Mayor Bill de Blasio continued to drive home the importance of youth vaccinations on Aug. 26.
The mayor began his daily media briefing on Thursday morning by pouring over the pages of a limited-edition Marvel comic book, a copy of which will be distributed to New Yorkers receiving their first dose of the COVID-19 vaccine. Although this superhero tale is available to people of all ages, this is designed as an incentive for young people—12 and up—to get protected against the deadly virus. While this new initiative was only implemented on Aug. 25 by SOMOS physicians, de Blasio is already looking to the next resource to have children protected before school starts.
Turning to faith leaders, the mayor announced that the city will set up youth vaccination days at houses of worship all over the city in attempt to reach families in the most trustworthy places, such as the Christian Culture Center (CCC) in Brooklyn. At these sites, portable vaccination centers will be available to administer the inoculations.
“Our clergy are stepping forward,” de Blasio began, “Weekends of faith, youth vacation days, this is going to make a huge difference.”
The mayor hopes that confidence in priests, rabbis, pastors, and more will eclipse misinformation that prevents some from taking the plunge and getting vaccinated.
“We’re gonna have mobile vaccination sites at over 50 houses of worship around New York City in all five boroughs. It’s going to be really helpful. Five thousand backpacks are being given out with school supplies but also information about how to get kids vaccinated. More and more houses of worship are becoming part of our referral bonus program. Here’s a great way to reach our young people, make sure they’re healthy and safe, reassure our families, the families benefit because everyone gets that $100 incentive, the houses of worship benefit from a direct incentive. Everyone’s a winner. Our faith leaders, we turn to them in times, good and bad, but particularly in crisis they mean so much to us, and faith leaders speaking up to get our young people vaccinated, is going to be a difference maker,” de Blasio said.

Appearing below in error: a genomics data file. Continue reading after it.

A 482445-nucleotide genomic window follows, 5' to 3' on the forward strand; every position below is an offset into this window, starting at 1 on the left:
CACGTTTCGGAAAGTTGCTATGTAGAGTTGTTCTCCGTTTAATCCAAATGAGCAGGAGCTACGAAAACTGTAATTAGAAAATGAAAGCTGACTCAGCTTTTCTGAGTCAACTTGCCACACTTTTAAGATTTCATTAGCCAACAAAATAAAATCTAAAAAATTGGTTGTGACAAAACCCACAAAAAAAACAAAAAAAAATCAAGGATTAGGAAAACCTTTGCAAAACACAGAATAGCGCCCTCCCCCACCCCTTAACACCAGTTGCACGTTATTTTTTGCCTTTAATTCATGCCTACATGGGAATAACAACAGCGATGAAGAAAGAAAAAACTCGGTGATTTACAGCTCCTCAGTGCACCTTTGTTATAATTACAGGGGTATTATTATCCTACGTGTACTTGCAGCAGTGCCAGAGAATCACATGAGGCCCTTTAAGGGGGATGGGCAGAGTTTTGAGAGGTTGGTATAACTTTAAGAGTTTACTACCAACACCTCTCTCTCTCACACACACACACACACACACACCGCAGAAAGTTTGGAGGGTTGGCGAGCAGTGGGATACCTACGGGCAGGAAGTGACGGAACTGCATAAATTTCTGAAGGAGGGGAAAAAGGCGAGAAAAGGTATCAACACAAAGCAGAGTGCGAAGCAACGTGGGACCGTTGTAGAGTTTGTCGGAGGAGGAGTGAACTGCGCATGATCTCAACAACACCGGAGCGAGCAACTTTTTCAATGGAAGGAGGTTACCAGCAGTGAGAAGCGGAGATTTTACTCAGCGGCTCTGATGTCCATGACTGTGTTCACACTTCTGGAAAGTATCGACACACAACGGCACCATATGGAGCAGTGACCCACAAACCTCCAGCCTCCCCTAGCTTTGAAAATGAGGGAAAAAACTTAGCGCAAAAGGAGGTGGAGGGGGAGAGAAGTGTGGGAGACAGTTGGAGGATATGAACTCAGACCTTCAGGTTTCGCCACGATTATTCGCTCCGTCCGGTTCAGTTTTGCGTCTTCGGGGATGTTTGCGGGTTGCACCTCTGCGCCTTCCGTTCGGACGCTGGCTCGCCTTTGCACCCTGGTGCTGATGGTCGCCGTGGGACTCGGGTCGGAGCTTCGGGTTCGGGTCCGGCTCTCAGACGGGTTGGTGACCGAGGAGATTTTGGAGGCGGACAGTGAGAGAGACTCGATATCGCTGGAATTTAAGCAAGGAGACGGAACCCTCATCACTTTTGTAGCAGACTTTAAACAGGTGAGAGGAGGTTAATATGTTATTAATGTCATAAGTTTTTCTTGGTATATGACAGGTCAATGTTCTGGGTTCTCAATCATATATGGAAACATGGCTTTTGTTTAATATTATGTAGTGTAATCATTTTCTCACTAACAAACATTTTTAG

This program is set to be implemented this weekend and the Archbishop of New York, Cardinal Timothy Dolan, threw his full support behind this plan.
“At the beginning of your administration, you have a trust in the leadership of the faith community, to rally the people in times of difficulty. And this is one of them. And I just want to say count on the Catholic family in the five boroughs to support you vigorously. I’m happy to report that I’ve already got 14 churches lined up for this weekend of faith, and there’s more on the way,” Dolan said, adding, “We happen to be believers. And we believe that God answers prayers, and I think one of the ways he’s answered the prayer for healing and relief in this crisis is by the vaccination. It’s a gift from God, and I’m with you, I will encourage enthusiastically our people to get the vaccine.”
It is with initiatives like these in mind that de Blasio touted that New York has the most youth vaccinations in the nation, with the rate of 12 to 17-year-olds up 22% since July 4, a 9% lead over the national average, leading to about 60% of New Yorkers over the age of 12 having gotten the jab.
The mayor is also continuing the focus toward teen arms with efforts such as an NBA 2K video game tournament (beginning tomorrow at 11 am) through which prizes can be won, yet only those vacationed can participate in. For those unvaccinated who wish to play, de Blasio declared that injections will be available on site. He added that one of the prizes is a coveted Xbox Series X. For more information click here.